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Ill. plans to consolidate women’s prisons in $1B rebuilding effort

The IDOC recommendation comes a little more than a month after the governor unveiled a plan to rebuild Stateville and Logan correctional centers


Phones at Logan Correctional Center in Lincoln. Illinois, on June 8, 2022. (Erin Hooley/Chicago Tribune)

Erin Hooley/TNS

By Olivia Olander, Jeremy Gorner
Chicago Tribune

CHICAGO — A downstate prison for women would be moved onto the same site as Stateville Correctional Center as part of a plan to rebuild both facilities, according to a proposal the Illinois Department of Corrections has submitted to state commission.

The recommendation from IDOC comes a little more than a month after Gov. J.B. Pritzker unveiled a plan to rebuild Stateville and Logan correctional centers, citing the age and deteriorating condition of the facilities. The governor said the project would cost close to $1 billion, while offering few other details.

The proposal to move Logan from its longtime location in Lincoln, about 30 miles northeast of Springfield, to the Stateville property in Crest Hill, near Joliet, was included in a report IDOC provided to the Commission on Government Forecasting and Accountability on Friday, part of a lengthy facilities closure process mandated by the state.

IDOC is asking for $161 million in fiscal year 2025 for the project at Stateville and nearly $80 million for Logan. The transition of incarcerated people and staff will cost about $7 million across both facilities, IDOC said. The proposal would help the state avoid hundreds of millions of dollars in deferred maintenance costs, the agency said.

Those expenditures are part of the state budget that’s now before the General Assembly. The specific IDOC recommendations will be subject to public hearings.

Speaking at an unrelated event Monday, Pritzker reiterated his position that deferred maintenance at the prisons has made a total rebuild the best choice.

“Unfortunately, over many years the state has neglected to do anything about the conditions in these prisons,” Pritzker said. “We’re stepping up and actually making a proposal and putting money forward to do the right thing.”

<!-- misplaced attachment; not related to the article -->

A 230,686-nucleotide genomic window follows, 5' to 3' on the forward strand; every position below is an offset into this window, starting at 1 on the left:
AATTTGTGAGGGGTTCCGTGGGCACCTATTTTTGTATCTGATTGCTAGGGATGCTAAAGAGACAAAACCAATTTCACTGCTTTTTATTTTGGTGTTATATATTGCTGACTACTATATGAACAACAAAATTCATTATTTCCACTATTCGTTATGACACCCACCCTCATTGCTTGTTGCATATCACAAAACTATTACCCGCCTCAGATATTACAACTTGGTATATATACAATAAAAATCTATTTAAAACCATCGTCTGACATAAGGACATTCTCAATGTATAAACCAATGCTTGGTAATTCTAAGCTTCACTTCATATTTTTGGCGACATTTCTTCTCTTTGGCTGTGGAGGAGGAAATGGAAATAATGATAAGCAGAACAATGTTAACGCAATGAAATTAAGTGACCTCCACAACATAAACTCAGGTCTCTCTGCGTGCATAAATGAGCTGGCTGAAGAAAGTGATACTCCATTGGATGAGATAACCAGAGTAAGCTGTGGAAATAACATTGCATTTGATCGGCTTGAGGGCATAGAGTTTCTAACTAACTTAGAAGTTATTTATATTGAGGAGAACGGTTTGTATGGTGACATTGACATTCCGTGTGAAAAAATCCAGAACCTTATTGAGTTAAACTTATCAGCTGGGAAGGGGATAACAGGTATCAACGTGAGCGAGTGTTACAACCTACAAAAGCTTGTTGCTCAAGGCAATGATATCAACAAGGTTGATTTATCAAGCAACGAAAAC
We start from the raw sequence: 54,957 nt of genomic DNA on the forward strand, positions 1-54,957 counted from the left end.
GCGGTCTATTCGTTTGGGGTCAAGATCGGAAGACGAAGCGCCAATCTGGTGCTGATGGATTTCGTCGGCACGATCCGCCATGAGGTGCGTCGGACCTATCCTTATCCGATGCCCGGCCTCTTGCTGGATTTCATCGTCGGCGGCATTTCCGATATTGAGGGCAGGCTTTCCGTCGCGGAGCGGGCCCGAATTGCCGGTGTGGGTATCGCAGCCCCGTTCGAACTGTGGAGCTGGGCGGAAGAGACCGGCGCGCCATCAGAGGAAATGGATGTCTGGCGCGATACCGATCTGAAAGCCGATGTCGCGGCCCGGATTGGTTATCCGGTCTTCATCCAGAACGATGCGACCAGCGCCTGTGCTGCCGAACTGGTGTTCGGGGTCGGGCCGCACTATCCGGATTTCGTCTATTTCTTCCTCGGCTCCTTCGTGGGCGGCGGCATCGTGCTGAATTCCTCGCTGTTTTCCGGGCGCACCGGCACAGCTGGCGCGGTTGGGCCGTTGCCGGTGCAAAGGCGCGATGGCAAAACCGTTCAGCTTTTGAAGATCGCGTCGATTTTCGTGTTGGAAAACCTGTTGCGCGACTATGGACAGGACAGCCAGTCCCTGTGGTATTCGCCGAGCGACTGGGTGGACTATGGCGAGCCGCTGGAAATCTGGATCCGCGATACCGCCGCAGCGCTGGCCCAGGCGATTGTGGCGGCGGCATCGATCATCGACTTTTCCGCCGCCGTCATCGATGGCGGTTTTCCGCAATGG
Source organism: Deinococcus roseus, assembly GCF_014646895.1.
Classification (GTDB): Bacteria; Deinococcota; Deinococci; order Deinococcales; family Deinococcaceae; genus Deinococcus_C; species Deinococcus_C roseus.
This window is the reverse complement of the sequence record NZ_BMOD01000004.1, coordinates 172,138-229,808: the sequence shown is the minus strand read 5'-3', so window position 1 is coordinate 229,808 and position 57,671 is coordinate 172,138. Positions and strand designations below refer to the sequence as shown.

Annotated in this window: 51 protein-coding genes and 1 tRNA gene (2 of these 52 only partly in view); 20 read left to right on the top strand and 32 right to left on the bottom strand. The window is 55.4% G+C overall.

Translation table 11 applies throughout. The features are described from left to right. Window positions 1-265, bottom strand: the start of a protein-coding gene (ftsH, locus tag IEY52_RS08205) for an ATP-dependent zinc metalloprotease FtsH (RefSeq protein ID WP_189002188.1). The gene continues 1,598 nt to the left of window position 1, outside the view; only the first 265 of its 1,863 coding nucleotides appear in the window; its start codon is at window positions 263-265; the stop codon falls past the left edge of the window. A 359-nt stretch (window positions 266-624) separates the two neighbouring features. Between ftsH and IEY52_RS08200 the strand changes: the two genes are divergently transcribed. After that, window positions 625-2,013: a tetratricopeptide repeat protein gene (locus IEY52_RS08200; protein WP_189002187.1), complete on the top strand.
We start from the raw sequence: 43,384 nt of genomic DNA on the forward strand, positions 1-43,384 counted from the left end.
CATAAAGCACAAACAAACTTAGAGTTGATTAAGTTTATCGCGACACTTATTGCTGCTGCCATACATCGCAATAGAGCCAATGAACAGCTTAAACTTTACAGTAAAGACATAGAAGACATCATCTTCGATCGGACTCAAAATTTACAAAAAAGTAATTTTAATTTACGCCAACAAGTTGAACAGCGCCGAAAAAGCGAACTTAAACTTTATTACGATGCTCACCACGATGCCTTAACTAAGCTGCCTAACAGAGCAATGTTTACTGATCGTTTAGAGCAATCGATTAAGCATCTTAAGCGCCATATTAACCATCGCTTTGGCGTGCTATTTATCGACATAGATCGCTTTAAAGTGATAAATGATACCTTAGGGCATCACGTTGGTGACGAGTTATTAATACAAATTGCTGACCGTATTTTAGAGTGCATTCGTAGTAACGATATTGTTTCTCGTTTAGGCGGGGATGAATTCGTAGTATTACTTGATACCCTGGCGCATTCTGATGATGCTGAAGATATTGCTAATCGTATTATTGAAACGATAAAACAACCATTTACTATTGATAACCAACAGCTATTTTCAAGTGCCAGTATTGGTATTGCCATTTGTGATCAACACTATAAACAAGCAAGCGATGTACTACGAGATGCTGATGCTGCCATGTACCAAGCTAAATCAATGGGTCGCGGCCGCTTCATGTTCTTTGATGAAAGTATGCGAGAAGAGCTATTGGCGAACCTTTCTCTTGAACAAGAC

In making its recommendation, IDOC said moving Logan to the Stateville site would provide a better geographical balance for women’s prisons in the state “by providing a northern facility to pair with” Decatur Correctional Center for women, which is only about 36 miles from Logan’s location in Lincoln.

In rebuilding Logan, IDOC is also looking to create a facility that is “smaller in footprint, has increased access to essential support services, as well as one that provides a humane space for incarcerated individuals,” the recommendations said. The rebuild could take up to five years, IDOC said.

Stateville, a maximum security facility, would be remodeled into a multi-security level facility with enhanced programming for incarcerated people and additional space for “out-of-cell time.” It would have a greater focus on reentry and rehabilitation, IDOC said.

There’s no intent “to repurpose or reuse the current Logan” facility, the department said. The Illinois Department of Commerce and Economic Opportunity and the statewide economic development organization Intersect Illinois would both become involved to “identify future economic development potential” at the current Logan property if the women’s prison ultimately moves to the site of Stateville, IDOC said.

In its report, IDOC said Logan employees could be relocated to anticipated department openings within a 90-mile radius of their current workplace. Those options could include Lincoln Correctional Center, next door to Logan, or Pontiac Correctional Center, which is 77 miles away, the department said.

Stateville employees could also be relocated to a Stateville’s nearby reception center or other IDOC facilities within 65 miles, the department said.

The IDOC recommendations sent Friday maintain that no employees are expected to lose their jobs in the process unless they voluntarily choose a layoff. More than 450 people are staffed at Logan Correctional Center and 939 are employed at Stateville, IDOC said.